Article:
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Parshat Va'etchanan (5768)

This week's Torah portion is named after Moses' unsuccessful beseeching
(Eschanan) of G-d to let him enter the Holy Land.

It always falls on the Shabbat after the saddest 'holiday' in Judaism; the
Ninth of Av commemorating and mourning the destruction of the first and
second Temples and the resultant exile we've been wallowing in for the last
1900 plus years.

Therefore this Shabbat is called "The Shabbat of Comfort" (Shabbat
Nachamu) to tell us that, despite all this we are not only still here,
which is a miracle in its own but G-d still loves us, will send Moshiach to
unite us, build the Third Temple to redeem us and bring us back to Israel.

But if this Shabbat has such positive message, why remind us of Moses'
unanswered prayers (Etchanan)? What has this got to do with comforting and
inspiring us?

To understand this here is a story. (HaChozrim BaTshuva, Klapholtz).

Less than a hundred years ago lived a great Tzadik by the name of Rabbi
Yissachar Dov of Belz. He was known for his holiness, leadership and
astounding erudition in Torah. There was virtually no book in Judaism that
he was not familiar with, including the Kaballa.

He had thousands of followers and Jews and gentiles came from far and wide
to hear his wisdom, get advice or receive his blessing.

But he was a pauper. His expenses, the charity he gave, the hundreds of
poor scholars that depended on him and just the upkeep of his projects kept
him constantly dependant on open miracles from G-d to get the money he

The story goes that once a very rich Jew sent him a very large donation to
be distributed to his pupils and institutions.

The Rebbe desperately needed the funds but as soon as they were placed on
his table, he called his faithful secretary Reb Fival and told him that it
might be necessary to either return the money or burn it.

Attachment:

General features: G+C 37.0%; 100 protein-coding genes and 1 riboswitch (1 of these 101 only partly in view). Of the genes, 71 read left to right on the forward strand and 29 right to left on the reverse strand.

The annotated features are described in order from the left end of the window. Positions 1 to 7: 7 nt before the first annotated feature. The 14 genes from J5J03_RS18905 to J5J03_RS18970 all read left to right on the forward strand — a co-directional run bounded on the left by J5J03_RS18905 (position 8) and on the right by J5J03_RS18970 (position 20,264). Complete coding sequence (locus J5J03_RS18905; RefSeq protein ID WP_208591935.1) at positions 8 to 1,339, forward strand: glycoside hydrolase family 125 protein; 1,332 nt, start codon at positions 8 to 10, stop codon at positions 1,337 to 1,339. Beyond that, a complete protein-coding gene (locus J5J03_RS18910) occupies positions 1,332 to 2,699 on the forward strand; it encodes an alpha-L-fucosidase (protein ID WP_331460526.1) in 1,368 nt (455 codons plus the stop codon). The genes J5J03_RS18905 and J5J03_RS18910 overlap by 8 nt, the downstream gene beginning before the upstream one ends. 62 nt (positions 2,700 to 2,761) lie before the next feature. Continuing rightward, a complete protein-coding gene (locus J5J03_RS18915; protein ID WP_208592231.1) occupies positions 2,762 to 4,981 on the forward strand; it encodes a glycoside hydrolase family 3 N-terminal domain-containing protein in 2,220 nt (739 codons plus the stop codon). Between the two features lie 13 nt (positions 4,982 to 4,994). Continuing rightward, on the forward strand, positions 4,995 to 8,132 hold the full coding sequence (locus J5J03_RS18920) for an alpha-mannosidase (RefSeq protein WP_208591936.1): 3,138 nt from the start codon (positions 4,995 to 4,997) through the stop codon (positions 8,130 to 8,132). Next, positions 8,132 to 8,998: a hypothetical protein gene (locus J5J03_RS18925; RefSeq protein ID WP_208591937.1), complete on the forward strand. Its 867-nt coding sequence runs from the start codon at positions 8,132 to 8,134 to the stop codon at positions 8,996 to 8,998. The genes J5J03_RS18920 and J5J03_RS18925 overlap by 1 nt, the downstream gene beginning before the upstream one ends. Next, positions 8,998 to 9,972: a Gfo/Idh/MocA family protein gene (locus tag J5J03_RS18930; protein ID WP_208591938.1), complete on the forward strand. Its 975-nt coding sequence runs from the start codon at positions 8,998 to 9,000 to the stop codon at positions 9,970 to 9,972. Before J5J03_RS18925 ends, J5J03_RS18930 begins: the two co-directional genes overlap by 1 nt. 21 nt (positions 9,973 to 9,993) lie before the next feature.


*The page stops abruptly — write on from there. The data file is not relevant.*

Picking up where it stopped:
His secretary was used to miracles but he couldn't help but to raise an
eyebrow. The Rebbe continued.

The only chance we have is to find the fellow who gave this money and
bring him here. I can't take this money until he does Tshuva (repents and
returns to his Jewish soul).

Reb Fival searched for almost six hours until he found the man he was
looking for; he was a wealthy farm owner but his dress and appearance were
totally like those of the upper-class gentiles.

He tried to argue his way out of it but when Reb Fival told him what the
Rebbe said about burning the money he came and a half hour later he was
standing before the Rebbe with a head covering that Reb Fival got from one
of the Chassidim.

He looked sheepishly down as the Rebbe stared at him. He knew what was

"My friend," The Rebbe said "Thank you for the donation. May G-d bless you
always for your kindness. But I can't take it as long as you refuse to
observe the Holy Shabbat. I'm sure you know that a Jew that treats the
Shabbat like any other day is separating himself from the Jewish people and
withholding blessing and good from the gentiles as well."

The poor fellow began crying. He had nothing to say in his defense, but on
the other hand he knew that he would never keep the Sabbath. He was too far
gone. But the Rebbe thought differently.

"I know that the Baron who owns the land that your farms and factories are
on is forcing you. But that is no excuse. G-d is greater than the Baron.
How can you give more importance to the Baron than the King of the

The rich man, seeing an opening, began to explain the savageness of the
Baron and how opposing him meant sure death. Not only that but his wife was